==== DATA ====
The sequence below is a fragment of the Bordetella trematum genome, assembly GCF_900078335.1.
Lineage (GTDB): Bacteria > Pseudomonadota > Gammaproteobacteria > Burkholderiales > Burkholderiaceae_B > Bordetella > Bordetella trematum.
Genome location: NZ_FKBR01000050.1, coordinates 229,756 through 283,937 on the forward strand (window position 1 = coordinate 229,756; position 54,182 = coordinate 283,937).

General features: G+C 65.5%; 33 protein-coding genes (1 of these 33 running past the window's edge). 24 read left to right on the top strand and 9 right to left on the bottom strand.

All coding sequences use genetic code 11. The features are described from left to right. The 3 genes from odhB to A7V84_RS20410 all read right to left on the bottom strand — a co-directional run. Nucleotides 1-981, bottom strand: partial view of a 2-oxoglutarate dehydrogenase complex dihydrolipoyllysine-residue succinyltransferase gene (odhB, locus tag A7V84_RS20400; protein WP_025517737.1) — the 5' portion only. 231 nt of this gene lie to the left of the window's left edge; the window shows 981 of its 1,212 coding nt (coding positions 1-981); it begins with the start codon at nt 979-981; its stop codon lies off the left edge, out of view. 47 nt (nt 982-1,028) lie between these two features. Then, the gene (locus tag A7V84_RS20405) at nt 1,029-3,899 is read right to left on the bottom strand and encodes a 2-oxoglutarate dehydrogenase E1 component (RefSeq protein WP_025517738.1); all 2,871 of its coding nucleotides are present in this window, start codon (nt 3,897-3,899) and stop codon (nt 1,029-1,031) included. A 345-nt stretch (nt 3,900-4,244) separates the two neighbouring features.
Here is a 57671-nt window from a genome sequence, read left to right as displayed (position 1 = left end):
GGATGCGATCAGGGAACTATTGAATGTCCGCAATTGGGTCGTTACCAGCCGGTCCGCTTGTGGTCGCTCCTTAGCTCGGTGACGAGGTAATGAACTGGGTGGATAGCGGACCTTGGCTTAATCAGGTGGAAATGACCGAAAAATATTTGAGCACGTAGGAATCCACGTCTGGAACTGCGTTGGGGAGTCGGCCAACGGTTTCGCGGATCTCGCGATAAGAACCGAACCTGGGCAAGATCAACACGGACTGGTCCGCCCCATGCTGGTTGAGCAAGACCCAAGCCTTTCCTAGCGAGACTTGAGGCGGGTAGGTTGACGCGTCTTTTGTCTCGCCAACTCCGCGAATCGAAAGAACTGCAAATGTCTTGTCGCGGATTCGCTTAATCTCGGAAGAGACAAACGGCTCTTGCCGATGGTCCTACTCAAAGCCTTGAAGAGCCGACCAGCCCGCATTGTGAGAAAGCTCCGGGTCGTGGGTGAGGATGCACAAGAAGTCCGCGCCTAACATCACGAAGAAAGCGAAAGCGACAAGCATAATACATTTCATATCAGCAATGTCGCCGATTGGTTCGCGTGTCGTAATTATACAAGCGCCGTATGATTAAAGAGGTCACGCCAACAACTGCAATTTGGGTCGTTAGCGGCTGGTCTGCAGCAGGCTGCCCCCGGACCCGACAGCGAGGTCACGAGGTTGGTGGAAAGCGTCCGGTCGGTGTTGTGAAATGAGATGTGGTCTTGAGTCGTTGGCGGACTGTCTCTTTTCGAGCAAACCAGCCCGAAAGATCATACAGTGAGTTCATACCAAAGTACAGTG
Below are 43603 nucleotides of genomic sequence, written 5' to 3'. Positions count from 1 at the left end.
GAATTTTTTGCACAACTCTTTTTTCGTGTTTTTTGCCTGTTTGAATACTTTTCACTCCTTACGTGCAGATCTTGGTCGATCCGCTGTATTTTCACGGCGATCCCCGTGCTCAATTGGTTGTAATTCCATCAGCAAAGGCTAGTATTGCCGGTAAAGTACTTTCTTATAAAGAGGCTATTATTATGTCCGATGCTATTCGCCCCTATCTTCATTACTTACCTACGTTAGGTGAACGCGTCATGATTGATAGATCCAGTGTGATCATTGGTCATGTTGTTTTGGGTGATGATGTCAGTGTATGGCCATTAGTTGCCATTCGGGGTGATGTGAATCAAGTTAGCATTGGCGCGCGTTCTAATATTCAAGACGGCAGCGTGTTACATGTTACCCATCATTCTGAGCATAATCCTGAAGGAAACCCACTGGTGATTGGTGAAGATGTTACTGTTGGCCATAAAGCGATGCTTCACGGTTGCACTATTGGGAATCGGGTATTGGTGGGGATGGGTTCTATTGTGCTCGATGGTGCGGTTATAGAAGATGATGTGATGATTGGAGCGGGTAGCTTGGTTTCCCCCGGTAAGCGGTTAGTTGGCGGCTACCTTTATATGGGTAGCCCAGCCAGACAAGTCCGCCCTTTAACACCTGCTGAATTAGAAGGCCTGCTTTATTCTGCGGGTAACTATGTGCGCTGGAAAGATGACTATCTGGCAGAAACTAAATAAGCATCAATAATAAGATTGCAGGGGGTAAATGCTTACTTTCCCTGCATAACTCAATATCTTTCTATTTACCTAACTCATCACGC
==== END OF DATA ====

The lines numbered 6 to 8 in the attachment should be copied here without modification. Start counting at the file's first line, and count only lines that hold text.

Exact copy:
Here is a 57671-nt window from a genome sequence, read left to right as displayed (position 1 = left end):
GGATGCGATCAGGGAACTATTGAATGTCCGCAATTGGGTCGTTACCAGCCGGTCCGCTTGTGGTCGCTCCTTAGCTCGGTGACGAGGTAATGAACTGGGTGGATAGCGGACCTTGGCTTAATCAGGTGGAAATGACCGAAAAATATTTGAGCACGTAGGAATCCACGTCTGGAACTGCGTTGGGGAGTCGGCCAACGGTTTCGCGGATCTCGCGATAAGAACCGAACCTGGGCAAGATCAACACGGACTGGTCCGCCCCATGCTGGTTGAGCAAGACCCAAGCCTTTCCTAGCGAGACTTGAGGCGGGTAGGTTGACGCGTCTTTTGTCTCGCCAACTCCGCGAATCGAAAGAACTGCAAATGTCTTGTCGCGGATTCGCTTAATCTCGGAAGAGACAAACGGCTCTTGCCGATGGTCCTACTCAAAGCCTTGAAGAGCCGACCAGCCCGCATTGTGAGAAAGCTCCGGGTCGTGGGTGAGGATGCACAAGAAGTCCGCGCCTAACATCACGAAGAAAGCGAAAGCGACAAGCATAATACATTTCATATCAGCAATGTCGCCGATTGGTTCGCGTGTCGTAATTATACAAGCGCCGTATGATTAAAGAGGTCACGCCAACAACTGCAATTTGGGTCGTTAGCGGCTGGTCTGCAGCAGGCTGCCCCCGGACCCGACAGCGAGGTCACGAGGTTGGTGGAAAGCGTCCGGTCGGTGTTGTGAAATGAGATGTGGTCTTGAGTCGTTGGCGGACTGTCTCTTTTCGAGCAAACCAGCCCGAAAGATCATACAGTGAGTTCATACCAAAGTACAGTG
Below are 43603 nucleotides of genomic sequence, written 5' to 3'. Positions count from 1 at the left end.